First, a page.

Teen-Agers Design Their Own Cities -- on a Computer

May 09, 1994|By NEAL R. PEIRCE

WASHINGTON — If our kids could design the cities of our future -- the cities they'll have to live in -- what would those communities look like?

Would our children select the world of spread-out superhighways, strip malls, office parks, the suburban cul-de-sacs and big shopping malls we've been so busy constructing for the last generation?

Or would the next generation go for an ultra-high-tech world -- modernistic megastructures, high-speed vehicles, universal cellular-phone connections, dispersed population centers? Or a traditional scenario -- dense center cities, streets placed on grid patterns, a premium on parks, waterfronts, libraries, theaters?

Today's youth -- or at least a cross-section of middle-schoolers -- go much more heavily for the traditional city model than you might expect. The young people's choice came into focus recently during a national competition to design their preferred city of the year 2010, using the popular software, ''SimCity.'' Students from 185 schools nationwide participated, with the seven finalist teams invited to Washington for the final judging during National Engineers Week.

The top trophy in the Future Cities Competition was captured by three youngsters from Yorba Linda,California, who created ''Ancona,'' an energy-efficient, people-friendly city with a magnetic-levitation train-transit system intended to make automobiles obsolete.

There was, in fact, lots of high technology in all the scale models the students drew up based on their SimCity experiments. The entry I liked the most, a model by students from Ann Arbor, Michigan, called ''Sapphire Bay'' (for clean waters), Players deal with the complexity and interrelatedness of urban systems.

Most government decisions aren't made that way.

Afeatured noise-free helicopters (powered by electric motors). Its youthful designers included an underground transit system with personal vehicles propelling passengers' capsules to their destinations with a burst of nitrogen gas.

But Sapphire, in the model the students created, was also a city dotted with multiple parks. ''We wanted a really dense population so that we'd have more open space for the other animals on this earth,'' one student told me. ''We want people to get out of their homes, to see other people, not just interact by computers. And we wanted people living closer together because today, to get across Ann Arbor, it takes forever.''

The same kids, you may argue, will see things differently once they have the freedom of their own cars. But the balance of expectations and hopes among these 13-to-15-year-olds, students bright enough at math to get caught up in a contest sponsored by engineers, was striking. The cities they wanted included not just high-tech wonders but a human-scale, walkable environment reflecting a respect for planet Earth, architectural quality and creative interaction with other people.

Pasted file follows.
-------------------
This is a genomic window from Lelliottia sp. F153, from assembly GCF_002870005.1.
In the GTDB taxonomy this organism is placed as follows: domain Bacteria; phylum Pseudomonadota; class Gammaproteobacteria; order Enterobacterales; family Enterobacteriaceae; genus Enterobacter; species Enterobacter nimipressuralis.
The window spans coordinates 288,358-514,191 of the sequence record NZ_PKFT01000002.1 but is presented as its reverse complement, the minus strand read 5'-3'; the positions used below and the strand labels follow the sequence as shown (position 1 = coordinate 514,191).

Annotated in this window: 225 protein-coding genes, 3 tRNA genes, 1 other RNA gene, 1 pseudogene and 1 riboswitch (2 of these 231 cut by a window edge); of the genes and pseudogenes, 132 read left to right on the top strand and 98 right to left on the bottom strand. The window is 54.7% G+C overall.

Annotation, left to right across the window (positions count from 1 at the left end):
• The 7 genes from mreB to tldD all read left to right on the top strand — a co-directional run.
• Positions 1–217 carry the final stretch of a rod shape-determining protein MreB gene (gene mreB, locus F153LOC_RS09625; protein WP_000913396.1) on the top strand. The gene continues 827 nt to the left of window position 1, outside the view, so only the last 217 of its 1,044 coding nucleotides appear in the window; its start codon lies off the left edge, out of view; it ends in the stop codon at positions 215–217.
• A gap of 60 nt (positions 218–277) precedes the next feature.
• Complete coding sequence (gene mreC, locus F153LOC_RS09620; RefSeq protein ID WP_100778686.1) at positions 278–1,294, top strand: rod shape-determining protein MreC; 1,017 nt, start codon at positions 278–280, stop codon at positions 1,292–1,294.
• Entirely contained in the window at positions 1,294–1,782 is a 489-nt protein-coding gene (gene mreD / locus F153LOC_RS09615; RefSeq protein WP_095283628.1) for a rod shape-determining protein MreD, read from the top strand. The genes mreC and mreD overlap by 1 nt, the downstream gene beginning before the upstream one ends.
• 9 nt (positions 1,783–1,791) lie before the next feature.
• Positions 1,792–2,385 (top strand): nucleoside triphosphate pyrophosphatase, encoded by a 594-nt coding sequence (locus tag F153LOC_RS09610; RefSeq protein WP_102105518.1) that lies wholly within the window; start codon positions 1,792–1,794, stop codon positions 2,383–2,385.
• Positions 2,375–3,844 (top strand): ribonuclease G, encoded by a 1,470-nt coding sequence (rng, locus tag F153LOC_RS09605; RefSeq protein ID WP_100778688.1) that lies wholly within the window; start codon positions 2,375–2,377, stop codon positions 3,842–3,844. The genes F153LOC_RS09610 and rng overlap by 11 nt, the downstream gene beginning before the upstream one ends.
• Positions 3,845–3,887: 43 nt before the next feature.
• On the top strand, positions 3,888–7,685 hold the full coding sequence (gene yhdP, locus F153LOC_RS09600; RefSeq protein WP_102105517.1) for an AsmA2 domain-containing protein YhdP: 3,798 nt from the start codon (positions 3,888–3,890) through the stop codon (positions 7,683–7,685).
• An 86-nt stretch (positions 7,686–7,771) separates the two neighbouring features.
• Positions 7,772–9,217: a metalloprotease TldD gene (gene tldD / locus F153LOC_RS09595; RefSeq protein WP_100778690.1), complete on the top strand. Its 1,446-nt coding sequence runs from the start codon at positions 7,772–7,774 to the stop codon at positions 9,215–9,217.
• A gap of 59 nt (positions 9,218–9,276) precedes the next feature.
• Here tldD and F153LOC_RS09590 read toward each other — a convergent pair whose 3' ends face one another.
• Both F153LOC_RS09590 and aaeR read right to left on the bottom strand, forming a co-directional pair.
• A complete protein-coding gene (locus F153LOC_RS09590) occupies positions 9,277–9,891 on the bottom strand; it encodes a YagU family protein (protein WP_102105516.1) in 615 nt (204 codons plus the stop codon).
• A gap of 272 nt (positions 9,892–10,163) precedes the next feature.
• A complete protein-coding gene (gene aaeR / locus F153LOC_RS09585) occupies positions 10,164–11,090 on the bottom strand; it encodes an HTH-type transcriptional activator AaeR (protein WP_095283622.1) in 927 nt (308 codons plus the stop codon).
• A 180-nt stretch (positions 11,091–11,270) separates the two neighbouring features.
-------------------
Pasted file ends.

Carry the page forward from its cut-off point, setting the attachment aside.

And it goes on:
Equally surprising is that the SimCity software, on which the City of the Future competition was based, is selling briskly in the competitive kids' software world. Indeed, the new and improved version of the software, SimCity 2000, recently ranked near the top of sales of all computer games.

In vivid contrast to run-of-the-mill juvenile software, SimCity offers no violence, no zapping of extraterrestrial aliens, no overpowering winners. You don't need an 11-year-old's hand-and-eye coordination to do well at it. Instead, the player creates a city and grapples with urban problems ranging from crime to pollution to traffic gridlock. The player must build infrastructure while holding taxes at reasonable levels and balancing the city budget -- and all the time keep approval of enough residents (called Sims) not to be thrown out of office.

Youngsters are taught connectedness. In the SimCity algorithm, soaring crime rates and joblessness trigger riots; positive economics, low crime and education keep the peace. In SimCity 2000, the recent update, the player must maintain libraries and museums or his Sims will dumb down and the city will be unable to attract high-tech industries.

It shouldn't be necessary to rave about such software; it ought to be the norm, the expected. Why shouldn't we use computers to give young people -- indeed all of us -- more choice about our cities and environment? The genius of SimCity, suggests Mark Pisano, executive director of the Southern California Association Governments, is that it requires the players to deal with the complexity and interrelatedness of urban systems.

Most government decisions aren't made that way. We try to run police, sewer systems, schools, hospitals, zoning and transit as if they were separate worlds, when in fact each profoundly impacts the others.

Most advertising, most political campaigns sell the big lie of simple answers and solutions. For years, campaign strategists have used computers to analyze and then manipulate public opinion.

What the SimCity model does is the opposite: It uses the computer to explain complex policy alternatives to us all. It suggests we ought to have a right to design the world we live in. Even more critical, it treats us as adults. No wonder kids like it.

Neal R. Peirce writes a column on state and urban affairs.

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